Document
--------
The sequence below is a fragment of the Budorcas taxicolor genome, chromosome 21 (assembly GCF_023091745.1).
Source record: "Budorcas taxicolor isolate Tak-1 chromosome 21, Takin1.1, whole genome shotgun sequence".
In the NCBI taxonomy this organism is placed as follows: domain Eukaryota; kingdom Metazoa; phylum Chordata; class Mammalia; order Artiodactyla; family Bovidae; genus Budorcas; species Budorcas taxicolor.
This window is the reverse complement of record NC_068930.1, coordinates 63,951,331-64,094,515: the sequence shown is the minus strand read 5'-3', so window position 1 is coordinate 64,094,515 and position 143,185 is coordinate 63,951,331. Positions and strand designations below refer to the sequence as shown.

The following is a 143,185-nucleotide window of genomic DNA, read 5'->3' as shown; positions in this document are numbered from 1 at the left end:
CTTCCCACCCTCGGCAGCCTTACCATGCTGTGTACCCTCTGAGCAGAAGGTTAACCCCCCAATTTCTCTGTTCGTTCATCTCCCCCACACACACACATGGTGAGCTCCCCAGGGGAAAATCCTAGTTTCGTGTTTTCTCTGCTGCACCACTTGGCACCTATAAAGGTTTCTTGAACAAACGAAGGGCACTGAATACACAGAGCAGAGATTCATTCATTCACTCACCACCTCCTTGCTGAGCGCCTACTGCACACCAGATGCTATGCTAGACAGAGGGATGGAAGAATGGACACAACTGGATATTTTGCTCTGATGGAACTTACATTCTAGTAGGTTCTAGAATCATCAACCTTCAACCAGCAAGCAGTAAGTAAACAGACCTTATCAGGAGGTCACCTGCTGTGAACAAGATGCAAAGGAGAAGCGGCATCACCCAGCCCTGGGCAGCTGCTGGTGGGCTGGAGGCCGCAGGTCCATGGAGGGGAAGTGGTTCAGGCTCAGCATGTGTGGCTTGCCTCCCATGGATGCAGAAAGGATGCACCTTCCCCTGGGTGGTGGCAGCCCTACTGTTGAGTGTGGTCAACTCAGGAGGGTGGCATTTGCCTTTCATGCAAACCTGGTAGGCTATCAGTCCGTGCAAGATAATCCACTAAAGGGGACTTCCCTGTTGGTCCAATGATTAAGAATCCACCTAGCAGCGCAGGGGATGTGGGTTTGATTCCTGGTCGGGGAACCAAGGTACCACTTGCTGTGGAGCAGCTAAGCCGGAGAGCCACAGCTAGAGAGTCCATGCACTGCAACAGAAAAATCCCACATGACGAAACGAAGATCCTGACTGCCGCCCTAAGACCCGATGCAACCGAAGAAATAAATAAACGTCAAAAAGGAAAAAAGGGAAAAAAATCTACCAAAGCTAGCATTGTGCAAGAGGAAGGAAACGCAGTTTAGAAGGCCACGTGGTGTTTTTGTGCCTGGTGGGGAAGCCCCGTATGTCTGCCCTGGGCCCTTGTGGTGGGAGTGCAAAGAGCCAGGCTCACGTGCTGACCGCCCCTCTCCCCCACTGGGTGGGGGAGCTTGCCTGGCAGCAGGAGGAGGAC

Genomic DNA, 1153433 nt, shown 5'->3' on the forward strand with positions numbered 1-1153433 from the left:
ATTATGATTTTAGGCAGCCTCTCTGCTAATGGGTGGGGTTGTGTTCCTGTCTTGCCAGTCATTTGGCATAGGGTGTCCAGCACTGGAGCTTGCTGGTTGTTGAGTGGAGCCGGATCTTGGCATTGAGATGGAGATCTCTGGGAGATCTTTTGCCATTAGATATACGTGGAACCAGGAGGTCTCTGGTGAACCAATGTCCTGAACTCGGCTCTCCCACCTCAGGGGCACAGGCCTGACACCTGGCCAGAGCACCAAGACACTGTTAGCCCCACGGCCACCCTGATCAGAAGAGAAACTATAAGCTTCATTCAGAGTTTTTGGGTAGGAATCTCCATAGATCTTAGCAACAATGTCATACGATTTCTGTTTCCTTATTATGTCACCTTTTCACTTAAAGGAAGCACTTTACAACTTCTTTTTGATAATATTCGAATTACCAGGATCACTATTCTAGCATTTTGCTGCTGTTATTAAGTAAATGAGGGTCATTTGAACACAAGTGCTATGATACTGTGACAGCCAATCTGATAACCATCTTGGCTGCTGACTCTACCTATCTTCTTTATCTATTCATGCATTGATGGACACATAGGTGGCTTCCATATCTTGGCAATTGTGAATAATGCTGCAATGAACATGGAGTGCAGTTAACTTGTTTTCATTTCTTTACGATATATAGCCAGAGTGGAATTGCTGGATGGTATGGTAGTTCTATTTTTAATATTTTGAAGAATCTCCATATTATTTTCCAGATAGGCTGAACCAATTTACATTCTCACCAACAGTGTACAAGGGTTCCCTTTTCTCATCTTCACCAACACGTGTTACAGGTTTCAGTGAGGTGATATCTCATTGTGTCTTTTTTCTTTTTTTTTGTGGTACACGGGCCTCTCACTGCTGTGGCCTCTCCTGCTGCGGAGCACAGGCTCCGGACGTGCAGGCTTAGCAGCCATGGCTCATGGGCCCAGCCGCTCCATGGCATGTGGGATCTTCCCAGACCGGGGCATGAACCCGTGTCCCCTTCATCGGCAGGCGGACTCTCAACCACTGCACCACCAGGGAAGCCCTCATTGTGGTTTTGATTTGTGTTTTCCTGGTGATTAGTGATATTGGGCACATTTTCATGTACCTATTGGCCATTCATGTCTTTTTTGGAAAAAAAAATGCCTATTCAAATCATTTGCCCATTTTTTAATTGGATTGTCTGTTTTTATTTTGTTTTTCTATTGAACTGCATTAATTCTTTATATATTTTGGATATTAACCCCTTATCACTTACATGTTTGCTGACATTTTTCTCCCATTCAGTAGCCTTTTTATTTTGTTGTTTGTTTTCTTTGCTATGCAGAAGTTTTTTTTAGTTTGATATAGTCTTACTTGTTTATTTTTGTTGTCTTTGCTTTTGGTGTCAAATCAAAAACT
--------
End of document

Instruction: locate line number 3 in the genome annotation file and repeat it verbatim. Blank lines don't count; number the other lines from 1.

In the NCBI taxonomy this organism is placed as follows: domain Eukaryota; kingdom Metazoa; phylum Chordata; class Mammalia; order Artiodactyla; family Bovidae; genus Budorcas; species Budorcas taxicolor.